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Galacto-oligosaccharides (GOS) is a type of nondigestible fiber with prebiotic activity.

Don't confuse prebiotics with probiotics such as lactobacillus, bifidobacteria, and saccharomyces, which are live organisms that are good for health. People sometimes take probiotics by mouth to increase the number in their intestine.

Galacto-oligosaccharides pass undigested into the colon where they increase bowel mass and promote growth of certain bacteria that are thought to be beneficial.

Galacto-oligosaccharides are now growing popular as a supplements and are used for hay fever (allergic rhinitis), asthma, itchy skin (eczema), infant colic (it dramatically improves lactose intolerance), colon and rectal cancer, constipation, Crohn's disease, diarrhea, digestive disorders, flu, food allergies, infant development, irritable bowel syndrome, osteoporosis, ulcerative colitis, lipid disorders, metabolic syndrome and and many more!

Patient brought me supplements that is 90$ for month supply of commercially produced GOS. And asked me if it’s OK to take (I’m very proud of this patient for doing all of her research! I live you being proactive - if you care that much about your health I care even more )

By now you know that I’m not the big fan of any extractions - nature created everything we need in the proportions and symbiosis that we need)

Food that is naturally high in GOS

Legumes (e.g. red kidney beans, chickpeas, baked beans, split peas) Cashews and pistachios Hummus dip Soy milk made from whole soy beans Oat milk Freekeh Green peas Butternut pumpkin Beetroot Custard apple

ALERT for transplant patients and patient with autoimmune disease

Because GOS improves function of immune system it can reactivate autoimmune disease and lower effectiveness of transplant medications. Therapeutic level of those drugs must be monitored and you have to be VERY consistent with amount and frequency you consume. It does not mean you can’t have it. It means you have to talk to your transplant DOCTOR or your RHEUMatologist, IMMUNologist about safe way to do it to benefit the rest of your health conditions without affecting your transplant or lupus.

Additional read (for my favorite science nerds )

What are the Similarities Between Saccharin and Sucralose?

Saccharin and sucralose are artificial sweeteners. Both are very sweeter than sugar.

These are noncaloric substances that are not broken down in our bodies.

What is the Difference Between Saccharin and Sucralose?

Saccharin is a type of artificial sweetener having no food energy, whereas sucralose is an artificial sweetener compound that is useful as a sugar substitute. The key difference between saccharin and sucralose is that saccharin is less sweet than sucralose. Generally, saccharin can provide a sweetness that is about 300-400 sweeter than sugar, while sucralose can be about 400-700 times sweeter than sugar.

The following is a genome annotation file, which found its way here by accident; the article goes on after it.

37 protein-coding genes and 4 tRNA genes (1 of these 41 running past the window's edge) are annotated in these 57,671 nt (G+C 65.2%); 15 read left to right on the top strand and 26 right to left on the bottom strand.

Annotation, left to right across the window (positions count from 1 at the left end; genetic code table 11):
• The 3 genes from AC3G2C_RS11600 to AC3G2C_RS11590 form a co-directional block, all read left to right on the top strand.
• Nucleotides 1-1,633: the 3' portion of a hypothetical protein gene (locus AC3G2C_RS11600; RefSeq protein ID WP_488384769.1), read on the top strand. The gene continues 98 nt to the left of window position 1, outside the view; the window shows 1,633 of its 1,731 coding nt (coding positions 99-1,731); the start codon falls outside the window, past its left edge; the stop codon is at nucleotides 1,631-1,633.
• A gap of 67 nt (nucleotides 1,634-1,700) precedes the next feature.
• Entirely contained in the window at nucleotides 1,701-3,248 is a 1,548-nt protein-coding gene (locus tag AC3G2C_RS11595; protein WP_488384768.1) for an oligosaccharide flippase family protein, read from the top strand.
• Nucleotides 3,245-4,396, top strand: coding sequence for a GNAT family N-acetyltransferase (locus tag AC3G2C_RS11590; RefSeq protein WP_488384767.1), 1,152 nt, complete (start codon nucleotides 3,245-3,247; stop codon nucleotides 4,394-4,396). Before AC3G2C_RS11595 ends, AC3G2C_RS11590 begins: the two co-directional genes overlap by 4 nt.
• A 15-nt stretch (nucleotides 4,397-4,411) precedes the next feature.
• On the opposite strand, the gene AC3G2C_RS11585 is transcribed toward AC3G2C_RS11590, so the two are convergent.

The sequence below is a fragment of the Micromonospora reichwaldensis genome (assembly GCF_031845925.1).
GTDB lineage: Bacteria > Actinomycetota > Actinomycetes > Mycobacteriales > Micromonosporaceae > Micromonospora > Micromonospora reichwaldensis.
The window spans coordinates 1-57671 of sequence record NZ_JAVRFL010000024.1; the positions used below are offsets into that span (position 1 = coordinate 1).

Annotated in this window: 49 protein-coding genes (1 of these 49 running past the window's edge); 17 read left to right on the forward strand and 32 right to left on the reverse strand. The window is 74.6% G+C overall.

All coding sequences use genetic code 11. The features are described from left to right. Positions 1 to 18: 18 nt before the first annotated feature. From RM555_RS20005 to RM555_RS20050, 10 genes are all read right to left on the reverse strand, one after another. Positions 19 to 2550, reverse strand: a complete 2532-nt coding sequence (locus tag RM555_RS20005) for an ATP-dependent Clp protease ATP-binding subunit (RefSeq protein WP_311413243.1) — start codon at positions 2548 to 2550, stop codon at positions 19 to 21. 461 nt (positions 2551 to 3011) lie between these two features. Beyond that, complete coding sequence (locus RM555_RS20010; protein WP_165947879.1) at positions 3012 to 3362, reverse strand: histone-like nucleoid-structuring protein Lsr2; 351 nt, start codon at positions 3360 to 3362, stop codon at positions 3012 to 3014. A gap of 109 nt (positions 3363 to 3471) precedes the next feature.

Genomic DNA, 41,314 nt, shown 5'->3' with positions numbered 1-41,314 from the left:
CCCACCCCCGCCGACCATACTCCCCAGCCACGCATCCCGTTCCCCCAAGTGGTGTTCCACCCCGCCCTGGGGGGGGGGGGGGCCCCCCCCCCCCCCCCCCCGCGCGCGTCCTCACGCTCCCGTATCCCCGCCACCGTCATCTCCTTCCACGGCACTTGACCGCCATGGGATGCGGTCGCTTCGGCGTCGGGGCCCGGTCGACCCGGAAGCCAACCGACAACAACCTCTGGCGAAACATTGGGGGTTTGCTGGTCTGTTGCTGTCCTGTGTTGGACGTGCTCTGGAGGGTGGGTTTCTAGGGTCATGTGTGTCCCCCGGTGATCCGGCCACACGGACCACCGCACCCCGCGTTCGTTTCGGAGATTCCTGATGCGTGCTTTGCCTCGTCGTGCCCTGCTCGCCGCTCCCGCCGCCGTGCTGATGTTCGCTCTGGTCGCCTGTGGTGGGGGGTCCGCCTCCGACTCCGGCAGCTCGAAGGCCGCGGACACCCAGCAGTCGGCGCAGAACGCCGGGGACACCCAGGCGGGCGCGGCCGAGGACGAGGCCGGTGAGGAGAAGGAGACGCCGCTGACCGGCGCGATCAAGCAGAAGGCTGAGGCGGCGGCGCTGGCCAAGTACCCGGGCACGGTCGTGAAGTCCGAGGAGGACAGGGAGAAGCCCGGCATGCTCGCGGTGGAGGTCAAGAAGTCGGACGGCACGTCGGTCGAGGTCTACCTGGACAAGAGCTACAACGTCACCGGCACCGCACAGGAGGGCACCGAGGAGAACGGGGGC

The following table summarizes the difference between saccharin and sucralose.

Do artificial sweeteners affect weight?

Intuitively, people choose non-caloric artificial sweeteners over sugar to lose or maintain weight. Sugar provides a large amount of rapidly absorbable carbohydrates, leading to excessive energy intake, weight gain, and metabolic syndrome. Sugar and other caloric sweeteners such as high fructose corn syrup have been cast as the main culprits of the obesity epidemic. Whether due to a successful marketing effort on the part of the diet beverage industry or not, the weight conscious public often consider artificial sweeteners “health food”.

But do artificial sweeteners actually help reduce weight?

Surprisingly, epidemiologic data suggest the contrary. Several large scale prospective cohort studies found positive correlation between artificial sweetener use and weight gain.

Consensus from interventional studies suggests that artificial sweeteners do not help reduce weight when used alone. BMI did not decrease after 25 weeks of substituting diet beverages for sugar-sweetened beverages in 103 adolescents in a randomized controlled trial.

Conversely, knowingly ingesting aspartame was associated with increased overall calorie intake, suggesting overcompensation for the expected caloric reduction.

You will find studies showing weight reduction with artificial sweeteners. However, if you analyze them… Vigilant monitoring, caloric restriction, and exercise were likely involved in the weight loss seen in multidisciplinary programs that included artificial sweeteners.

Full article

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